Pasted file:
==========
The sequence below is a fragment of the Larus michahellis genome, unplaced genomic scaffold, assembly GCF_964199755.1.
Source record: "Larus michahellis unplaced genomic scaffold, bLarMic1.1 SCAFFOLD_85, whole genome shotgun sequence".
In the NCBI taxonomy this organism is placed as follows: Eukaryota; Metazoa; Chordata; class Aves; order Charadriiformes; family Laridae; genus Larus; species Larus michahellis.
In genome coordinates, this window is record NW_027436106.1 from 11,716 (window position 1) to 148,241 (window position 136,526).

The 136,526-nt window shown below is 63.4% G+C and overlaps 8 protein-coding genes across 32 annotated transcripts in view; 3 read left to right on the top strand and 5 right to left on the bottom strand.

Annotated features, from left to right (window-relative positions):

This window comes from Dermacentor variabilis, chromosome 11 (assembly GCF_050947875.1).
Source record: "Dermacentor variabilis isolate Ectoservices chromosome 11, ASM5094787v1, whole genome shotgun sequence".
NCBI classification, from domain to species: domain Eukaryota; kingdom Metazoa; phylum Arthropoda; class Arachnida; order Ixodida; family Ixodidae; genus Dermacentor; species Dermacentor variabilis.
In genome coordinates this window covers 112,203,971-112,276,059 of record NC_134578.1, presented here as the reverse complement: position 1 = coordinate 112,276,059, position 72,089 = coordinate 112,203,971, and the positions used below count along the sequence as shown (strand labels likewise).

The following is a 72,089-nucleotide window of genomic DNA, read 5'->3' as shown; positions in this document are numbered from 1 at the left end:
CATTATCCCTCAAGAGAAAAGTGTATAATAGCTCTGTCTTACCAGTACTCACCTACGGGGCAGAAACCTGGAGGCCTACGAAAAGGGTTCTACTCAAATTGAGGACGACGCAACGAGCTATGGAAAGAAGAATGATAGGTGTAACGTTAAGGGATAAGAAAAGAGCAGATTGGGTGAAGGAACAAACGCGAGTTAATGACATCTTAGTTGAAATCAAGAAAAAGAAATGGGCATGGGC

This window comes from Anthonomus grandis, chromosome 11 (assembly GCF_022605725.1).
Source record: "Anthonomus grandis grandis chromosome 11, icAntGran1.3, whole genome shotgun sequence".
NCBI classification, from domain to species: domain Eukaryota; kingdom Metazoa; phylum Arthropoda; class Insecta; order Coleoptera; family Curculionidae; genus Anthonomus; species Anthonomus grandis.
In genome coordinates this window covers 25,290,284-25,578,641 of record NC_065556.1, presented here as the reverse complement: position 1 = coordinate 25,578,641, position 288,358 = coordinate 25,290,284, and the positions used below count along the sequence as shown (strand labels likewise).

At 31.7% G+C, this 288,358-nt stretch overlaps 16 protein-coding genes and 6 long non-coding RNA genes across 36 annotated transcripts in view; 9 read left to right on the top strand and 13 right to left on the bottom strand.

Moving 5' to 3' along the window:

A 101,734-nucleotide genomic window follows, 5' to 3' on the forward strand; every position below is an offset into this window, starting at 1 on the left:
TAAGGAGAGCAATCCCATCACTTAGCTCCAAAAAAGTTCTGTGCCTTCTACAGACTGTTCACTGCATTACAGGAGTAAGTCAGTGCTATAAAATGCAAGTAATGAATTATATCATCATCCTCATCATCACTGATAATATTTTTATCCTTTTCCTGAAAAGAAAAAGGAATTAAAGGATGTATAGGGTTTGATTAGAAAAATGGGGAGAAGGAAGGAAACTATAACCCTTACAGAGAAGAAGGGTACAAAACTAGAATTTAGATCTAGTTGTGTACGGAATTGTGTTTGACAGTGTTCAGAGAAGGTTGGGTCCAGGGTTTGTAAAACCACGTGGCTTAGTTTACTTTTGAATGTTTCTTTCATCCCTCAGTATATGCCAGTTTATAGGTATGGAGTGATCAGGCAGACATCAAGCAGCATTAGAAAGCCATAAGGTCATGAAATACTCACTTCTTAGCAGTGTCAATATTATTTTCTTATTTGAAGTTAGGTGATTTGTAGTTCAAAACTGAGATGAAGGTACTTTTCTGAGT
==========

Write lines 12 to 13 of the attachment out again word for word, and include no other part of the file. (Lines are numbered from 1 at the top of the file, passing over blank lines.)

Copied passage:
CATTATCCCTCAAGAGAAAAGTGTATAATAGCTCTGTCTTACCAGTACTCACCTACGGGGCAGAAACCTGGAGGCCTACGAAAAGGGTTCTACTCAAATTGAGGACGACGCAACGAGCTATGGAAAGAAGAATGATAGGTGTAACGTTAAGGGATAAGAAAAGAGCAGATTGGGTGAAGGAACAAACGCGAGTTAATGACATCTTAGTTGAAATCAAGAAAAAGAAATGGGCATGGGC

This window comes from Anthonomus grandis, chromosome 11 (assembly GCF_022605725.1).